Researchers found no link between breastfeeding and higher IQ in offspring.
In recent years, evidence has been mounting that breastfeeding may also benefit a child's IQ. In 2013, Medical News Today reported on a study published in JAMA Pediatrics suggesting the longer a mother breastfeeds, the more intelligent their child will be later in life, while a more recent study linked prolonged breastfeeding to higher intelligence and greater earnings potential in adulthood.
"Such an association is plausible because long-chain polyunsaturated fatty acids [PUFAs] that are present in human breast milk but not animal milk or formula enhance neurodevelopment," notes co-author of this latest research Dr. Sophie von Stumm, from Goldsmiths University of London in the UK.
"However," she adds, "few of the earlier studies have employed strong research designs that produce reliable results."
For their study, Dr. von Stumm and colleagues analyzed the data of 11,582 twins - identical and nonidentical - born in 1994-96 who were part of the Twins Early Development Study (TEDS), conducted at King's College London in the UK.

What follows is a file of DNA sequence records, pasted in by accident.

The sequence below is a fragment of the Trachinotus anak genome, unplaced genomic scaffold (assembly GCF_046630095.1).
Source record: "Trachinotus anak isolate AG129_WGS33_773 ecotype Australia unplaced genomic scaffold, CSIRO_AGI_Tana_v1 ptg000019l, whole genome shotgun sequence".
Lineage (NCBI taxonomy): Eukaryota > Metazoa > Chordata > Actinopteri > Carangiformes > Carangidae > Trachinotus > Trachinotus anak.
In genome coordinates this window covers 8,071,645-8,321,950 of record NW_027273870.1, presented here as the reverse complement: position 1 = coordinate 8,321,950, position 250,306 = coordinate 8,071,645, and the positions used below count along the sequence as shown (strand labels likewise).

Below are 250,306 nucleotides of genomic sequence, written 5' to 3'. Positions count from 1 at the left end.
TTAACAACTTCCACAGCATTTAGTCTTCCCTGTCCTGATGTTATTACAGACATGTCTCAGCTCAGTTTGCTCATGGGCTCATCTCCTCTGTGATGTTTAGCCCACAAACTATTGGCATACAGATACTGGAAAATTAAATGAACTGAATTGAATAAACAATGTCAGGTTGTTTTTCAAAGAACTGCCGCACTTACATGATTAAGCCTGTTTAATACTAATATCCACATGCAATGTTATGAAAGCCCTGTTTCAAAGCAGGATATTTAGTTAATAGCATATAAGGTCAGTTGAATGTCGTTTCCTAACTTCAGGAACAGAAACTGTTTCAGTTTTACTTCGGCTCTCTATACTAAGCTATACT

Breastfeeding data was collected from the children's mothers within 2 years of their twins' birth, and the intelligence of each twin was assessed at the ages of 2, 3, 4, 7, 9, 10, 12, 14 and 16 years. This allowed the team to assess how breastfeeding affected each child's intelligence over time.
No link between breastfeeding and cognitive development
While girls who had been breastfed showed a higher IQ at the age of 2 than those who had not been breastfed, the researchers note that this effect was "statistically weak" and was not observed at all among boys who were breastfed.
What is more, the researchers found no association between breastfeeding and higher IQ among boys or girls after the age of 2, indicating that breastfeeding does not impact a child's cognitive development over time.
Dr. von Stumm says she was not surprised by the findings, noting that a child's intelligence is more likely to be influenced by factors related to their environment, such as their family background and schooling.
She stresses, however, that breastfeeding does have other positive influences on children:
"It's important to keep in mind that while our study does not indicate a link between breastfeeding and intelligence, breastfeeding potentially has other benefits, for example, for the development of children's autoimmune system.
That said, mothers should be aware that they are not harming their child if they choose not to, or cannot, breastfeed - being bottlefed as an infant won't cost your child a chance at a university degree later in life."
While there are numerous benefits to breastfeeding, a study reported by MNT last month indicated a potential downside. Published in the journal Environmental Science & Technology, the study suggests breastfeeding may expose infants to toxic chemicals called perfluorinated alkylate substances (PFASs).